|Charlie (Boyd Morrison) and Froggy (Phillip Keiman)|
Review by Luanne Brown
Photos by James Sipes
While “The Foreigner” isn’t by William Shakespeare, it does have some of the Bard’s most beautiful expressions in it. And like any good work of Shakespeare, playwright Larry Shue (July 23, 1946 – September 23, 1985) manages to tell a tale that while farcical in nature reveals deeper human truths.
The story goes like this: Charlie Baker (Boyd Morrison), a boring British science-fiction magazine editor, is spirited away to a rural retreat in Georgia. Apparently, Charlie is so boring, even his dying wife wanted him gone. When Charlie discovers his place of refuge is a lodge with other guests, he freaks out. He’s simply no good at talking to anyone about anything. His friend, Staff Sargent Froggy LeSueur (Phillip Keiman) concocts a cock-eyed story that Charlie doesn’t speak English, so he won’t be expected to participate in lodge-life.
This set-up leads to great hilarity as the other characters in this tale come on stage. While hostess, Betty Meeks (Melanie Calderwood) is no Betty Crocker, she has kindness in her heart and truly believes the louder she speaks to Charlie, the more he’ll understand.
|Rev. Lee (David Bailey) and Catherine Simms (Debra Rich)|
The unctuous Reverend David Marshall Lee (David Bailey) and his magnolia-blossom bride-to-be, Catherine Simms (Debra Rich) are less than welcoming to Charlie — at first. The Rev, although suspicious of Charlie, is more intrigued by Catherine’s inheritance and does everything he can to get Catherine to disinherit her seemingly-simpleton brother, Ellard Simms (James Lynch).
Charlie, desperate not to give up his charade, quickly learns not to respond to anything being said in front of him — even when he’s bullied by the likes of Owen Musser (Michael McFadden), a self-righteous official who wants to condemn Betty Meeks’ lodge for his own darker purposes.
And as they say, hijinks ensue, fueled by the chasm between our penchant to fear what (and who) we don’t know and our infallible tendency (thank goodness!) toward compassion and love. Given our times, this play makes the case for compassion — toward others and ourselves — which is a refreshing lesson, indeed.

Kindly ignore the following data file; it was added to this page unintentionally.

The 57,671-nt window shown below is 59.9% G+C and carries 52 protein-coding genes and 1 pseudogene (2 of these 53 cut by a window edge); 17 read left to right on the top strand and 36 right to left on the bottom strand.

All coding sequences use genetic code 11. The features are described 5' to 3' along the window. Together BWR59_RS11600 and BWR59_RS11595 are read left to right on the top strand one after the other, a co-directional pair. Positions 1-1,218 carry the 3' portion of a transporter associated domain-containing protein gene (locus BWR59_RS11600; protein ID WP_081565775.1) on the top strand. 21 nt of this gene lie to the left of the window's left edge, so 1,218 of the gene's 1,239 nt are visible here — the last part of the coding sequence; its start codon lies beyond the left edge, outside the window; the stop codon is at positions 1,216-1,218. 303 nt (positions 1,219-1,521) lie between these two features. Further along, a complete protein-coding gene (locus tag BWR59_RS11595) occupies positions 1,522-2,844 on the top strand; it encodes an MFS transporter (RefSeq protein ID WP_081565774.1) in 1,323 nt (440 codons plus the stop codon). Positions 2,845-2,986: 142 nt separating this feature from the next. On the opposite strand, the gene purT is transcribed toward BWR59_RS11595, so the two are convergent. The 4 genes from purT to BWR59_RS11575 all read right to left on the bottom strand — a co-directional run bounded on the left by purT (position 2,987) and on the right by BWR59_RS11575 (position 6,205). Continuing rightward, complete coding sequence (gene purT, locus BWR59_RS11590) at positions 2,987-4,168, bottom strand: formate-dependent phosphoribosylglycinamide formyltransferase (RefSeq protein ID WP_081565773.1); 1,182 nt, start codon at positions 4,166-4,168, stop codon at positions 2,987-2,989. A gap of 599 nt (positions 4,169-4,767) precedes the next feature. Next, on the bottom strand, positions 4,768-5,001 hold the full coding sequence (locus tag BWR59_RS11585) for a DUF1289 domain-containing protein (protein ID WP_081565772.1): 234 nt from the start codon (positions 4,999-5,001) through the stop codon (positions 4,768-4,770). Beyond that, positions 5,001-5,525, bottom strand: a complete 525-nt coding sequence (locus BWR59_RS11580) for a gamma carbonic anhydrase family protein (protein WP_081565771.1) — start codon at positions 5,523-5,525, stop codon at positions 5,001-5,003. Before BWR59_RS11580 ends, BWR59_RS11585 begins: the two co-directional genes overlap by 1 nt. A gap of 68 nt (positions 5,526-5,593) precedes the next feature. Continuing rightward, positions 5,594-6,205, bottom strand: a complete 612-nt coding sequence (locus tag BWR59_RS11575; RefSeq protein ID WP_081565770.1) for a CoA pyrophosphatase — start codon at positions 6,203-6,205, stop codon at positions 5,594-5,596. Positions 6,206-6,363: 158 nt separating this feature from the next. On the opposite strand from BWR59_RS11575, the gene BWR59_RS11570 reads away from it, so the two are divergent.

“The Foreigner” is the 10th season closer for Phoenix Theater which deserves kudos for its high production values, from the inviting set, fun costuming (especially Owen’s ‘what to wear to a KKK meeting outfit) to the top-notch acting and direction.
The cast is composed of equally strong actors, each with their own set of charms. Boyd Morrison (actor by night, New York Times best-selling author and former engineer by day) rendered his version of Charlie with boyish charm. While robbed of words, Morrison’s emotive facial expressions were nothing short of hilarious and communicated everything the audience needed to know without being over-the-top. His physical humor in the second act, as he tries to teach his new friends his ‘native (made-up) tongue’ was hilarious.
|Owen (Michael McFadden) and Charlie (Boyd Morrison)|
Michael McFadden as Owen played the perfect bully — mean as heck, until he gets his comeuppance which turns him into a coward. Debra Rich as Catherine was pitch-perfect in her part as a former deb who isn’t as dense as she thought, and Melanie Calderwood gave an endearing comedic portrayal of an older woman looking for a family to love. James Lynch was poignant as Ellard, who has lived down to expectations his whole life — until someone sees him for the sweetheart he really is. David Bailey as Catherine’s fiancé makes you want to stand up and shout — “Don’t marry the creep.” Phillip Keiman as Froggy handled his part winningly and left this member of the audience wishing that he had more time on stage.
Shout-outs also go to director Eric Lewis, who managed the laughter-inducing moments (there were many), with a skilled hand so that lines weren’t drowned out by audience guffaws. There’s a lot happening on stage — and it was deftly handled.
|Ellard Simms (James Lynch) and Charles (Boyd Morrison)|
The playwright, who sadly died too young, also deserves words of praise. Like the most skillful horticulturalist, Shue planted personality quirks, lines of dialogue, and plot points in exactly the right place within the dramatic structure of the play and brought them into bloom at exactly the right time. Especially enjoyable was Charlie Baker’s background as a science fiction editor, which he put to good use at the story’s climax making this play a true garden of comedic delights.
Having such high-quality, affordable theater in our own backyard is truly a gift. I haven’t laughed so much for way too long. Please, do yourself a favor — go see “The Foreigner.”
Show dates: May 25-June 17, 2018
Show times: Friday and Saturday evenings at 8pm, Sunday matinees at 2pm
Location: The Phoenix Theatre, 9673 Firdale Avenue, Edmonds, WA 98020
For tickets or information: online or by phone at 206-533-2000
There is plenty of free parking and ADA accessible access around the back of the building. Please call if you will need to use the back entrance or to have ADA seats reserved.
*Go in haste; speed